Faced with spending a holiday season alone, reactions can range from bored to nonchalant, depressed to creative.
Being away from family and friends is hard enough the rest of the year; during the holidays this burden can hang even heavier.
But isolation from comfortable surroundings doesn't have to leave you searching for a white flag, or praying for January.
On Thanksgiving Day 2000, dinner is a bowl of soup and a peanut butter and jelly sandwich.
"Holidays are very sensory oriented, the smells, the scents. We're used to our grandmother's house, our mother's house," says Betty Demmler, a pastoral counselor from Maryland's Eastern Shore. "So you can choose to make that on your own, or find a new cookie recipe."
Demmler is a member of the American Counseling Association, and a past president of the Maryland Association for Counseling and Development. She says the worst thing to do when alone for a holiday is to wallow, focusing on loneliness.
That Thanksgiving Day is a little lonely, but my girlfriend and I have a plan: On the Saturday after Thanksgiving we'll cook our own feast, a mammoth 21-pound turkey with enough trimmings to feed a small army.
"I think that's a great idea," Demmler says. "We don't have to do everything in one day. We can pick one day that is our special day."
For as long as I can remember, Christmas morning begins far earlier than any other day in the year. Giddy with anticipation at the presence of neatly-wrapped presents under a tree, I slink down the hall, plug in the multi-colored lights and stare in awe until family joins in for early-morning revelry.
"(People) are used to certain kinds of holiday traditions," Demmler says. "It builds on itself and we worry about it too much instead of viewing it as an opportunity to start a new tradition."
But this Christmas is no different for me. I'm up much earlier than is reasonable and am bouncing around the room before long.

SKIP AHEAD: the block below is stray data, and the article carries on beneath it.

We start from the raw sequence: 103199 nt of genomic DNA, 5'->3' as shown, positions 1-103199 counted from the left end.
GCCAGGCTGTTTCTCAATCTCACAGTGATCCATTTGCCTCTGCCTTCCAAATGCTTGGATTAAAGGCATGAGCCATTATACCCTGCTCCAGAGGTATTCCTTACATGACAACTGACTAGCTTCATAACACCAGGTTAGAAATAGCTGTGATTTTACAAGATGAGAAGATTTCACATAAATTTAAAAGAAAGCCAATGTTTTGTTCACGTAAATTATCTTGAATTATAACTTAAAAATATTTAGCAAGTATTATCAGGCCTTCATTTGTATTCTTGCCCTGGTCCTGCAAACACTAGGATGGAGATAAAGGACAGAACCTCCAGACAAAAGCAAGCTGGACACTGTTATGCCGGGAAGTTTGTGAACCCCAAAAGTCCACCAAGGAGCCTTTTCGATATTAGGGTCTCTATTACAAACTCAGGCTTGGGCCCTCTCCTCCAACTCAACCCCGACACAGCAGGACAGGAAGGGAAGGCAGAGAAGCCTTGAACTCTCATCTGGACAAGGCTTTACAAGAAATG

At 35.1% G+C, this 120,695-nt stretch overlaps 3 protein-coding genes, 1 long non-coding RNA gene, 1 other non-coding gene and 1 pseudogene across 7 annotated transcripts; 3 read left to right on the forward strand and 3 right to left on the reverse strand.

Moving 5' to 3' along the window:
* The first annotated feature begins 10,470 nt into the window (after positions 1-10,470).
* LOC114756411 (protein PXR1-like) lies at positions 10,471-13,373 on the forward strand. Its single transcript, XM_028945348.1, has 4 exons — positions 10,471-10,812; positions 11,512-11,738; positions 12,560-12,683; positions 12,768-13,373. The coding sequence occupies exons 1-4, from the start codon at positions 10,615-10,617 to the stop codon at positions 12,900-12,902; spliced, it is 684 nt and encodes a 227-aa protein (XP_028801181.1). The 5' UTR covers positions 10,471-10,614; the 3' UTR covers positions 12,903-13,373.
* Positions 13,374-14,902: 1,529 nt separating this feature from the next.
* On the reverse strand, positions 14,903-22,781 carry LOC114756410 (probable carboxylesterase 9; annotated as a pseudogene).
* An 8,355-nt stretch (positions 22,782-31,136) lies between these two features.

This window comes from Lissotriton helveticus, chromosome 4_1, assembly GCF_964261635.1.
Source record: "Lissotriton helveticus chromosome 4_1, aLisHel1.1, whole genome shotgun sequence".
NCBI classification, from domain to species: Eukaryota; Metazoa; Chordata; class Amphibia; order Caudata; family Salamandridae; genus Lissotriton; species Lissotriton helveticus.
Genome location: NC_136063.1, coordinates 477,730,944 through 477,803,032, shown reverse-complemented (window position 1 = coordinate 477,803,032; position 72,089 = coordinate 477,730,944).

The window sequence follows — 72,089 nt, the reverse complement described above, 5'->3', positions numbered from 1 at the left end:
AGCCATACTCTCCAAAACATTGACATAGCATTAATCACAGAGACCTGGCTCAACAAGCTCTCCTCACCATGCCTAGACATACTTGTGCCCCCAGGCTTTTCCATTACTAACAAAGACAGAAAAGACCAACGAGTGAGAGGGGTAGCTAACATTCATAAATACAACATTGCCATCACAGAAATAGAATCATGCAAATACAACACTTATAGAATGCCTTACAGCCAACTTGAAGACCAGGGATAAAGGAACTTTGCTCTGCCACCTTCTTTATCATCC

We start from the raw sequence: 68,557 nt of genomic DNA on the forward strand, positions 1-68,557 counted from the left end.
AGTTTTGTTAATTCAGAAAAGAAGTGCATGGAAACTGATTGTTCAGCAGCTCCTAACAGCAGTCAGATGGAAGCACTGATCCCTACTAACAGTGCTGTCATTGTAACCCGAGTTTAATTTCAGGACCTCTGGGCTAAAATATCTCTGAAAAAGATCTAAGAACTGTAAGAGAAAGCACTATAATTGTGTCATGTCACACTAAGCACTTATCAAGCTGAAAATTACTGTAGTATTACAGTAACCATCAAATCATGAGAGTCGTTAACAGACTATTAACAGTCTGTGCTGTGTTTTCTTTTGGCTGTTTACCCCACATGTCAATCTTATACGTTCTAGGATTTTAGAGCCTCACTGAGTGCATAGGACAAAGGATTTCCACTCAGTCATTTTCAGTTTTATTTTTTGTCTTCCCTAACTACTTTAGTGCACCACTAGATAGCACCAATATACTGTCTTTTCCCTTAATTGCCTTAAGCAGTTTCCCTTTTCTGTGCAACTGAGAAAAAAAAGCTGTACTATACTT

Eventually, my wife (we married in October) joins me on the couch; we migrate to the floor where a flurry of torn paper and open boxes ensues.
Four hours from her family, six hours from mine, we make do, enjoying a relaxing afternoon with calls home. Instead of turkey and all the trimmings, we snack on chips and gorge on homemade stromboli for dinner.
Like Thanksgiving 2000, my wife and I have chosen to create our own plan without wallowing (too much) in the sadness of being away from home.
But ours is just one in an endless stream of paths to be taken. Instead of setting high expectations that can't possibly be met, Demmler suggests branching out into new experiences.
Be creative, she says. Invite friends in a similar situation over. Take part in community activities. Volunteer at a soup kitchen.
As lonely as you feel, she says, odds are good there is someone in a harder situation you can help.
"I'm not sure it fills the void," she says of volunteering, "but I want to think of it as a way to make friends with the void. You don't want it to get to the point where you're depressed about it."
So what if you do get depressed? Being away from home is hard, and can wear on someone's mind and spirit.
Besides, sometimes loneliness is born out of something other than geographic distance. Divorce and death. What then?
Well, a good cry is a place to start. Brook Lane Health Services Director of Pastoral Care Services Deryl Fleming says shedding tears is an integral part of the grieving process.
First holidays spent after a loved one dies can be particularly harsh; the worst thing to do, Fleming says, is to pretend he/she never existed.
"If it brings them to tears, that's good," he says. "You don't have to spend the whole season in tears, but denial is more dangerous than grieving."
Be creative by thinking not about what can't be done but instead of what can be done in its place, Demmler says.
Look for the little things, enjoy nature and focus on how these interludes make you feel. Try to avoid, Fleming says, falling into negative, abusive behaviors in an effort to wash away the pain of being by yourself.
And remember, being alone isn't the same as being lonesome.
"There is a difference between loneliness and solitude," Demmler says. "And solitude helps us find out how to be alone without being lonely."
At some point Tuesday afternoon, my wife and I will enter our cold apartment, turn on our Christmas Bookshelf and sit close on the floor or on a couch.
One by one we'll exchange gifts with one another, leaving a manic, mangled trail of wrapping paper in our wake.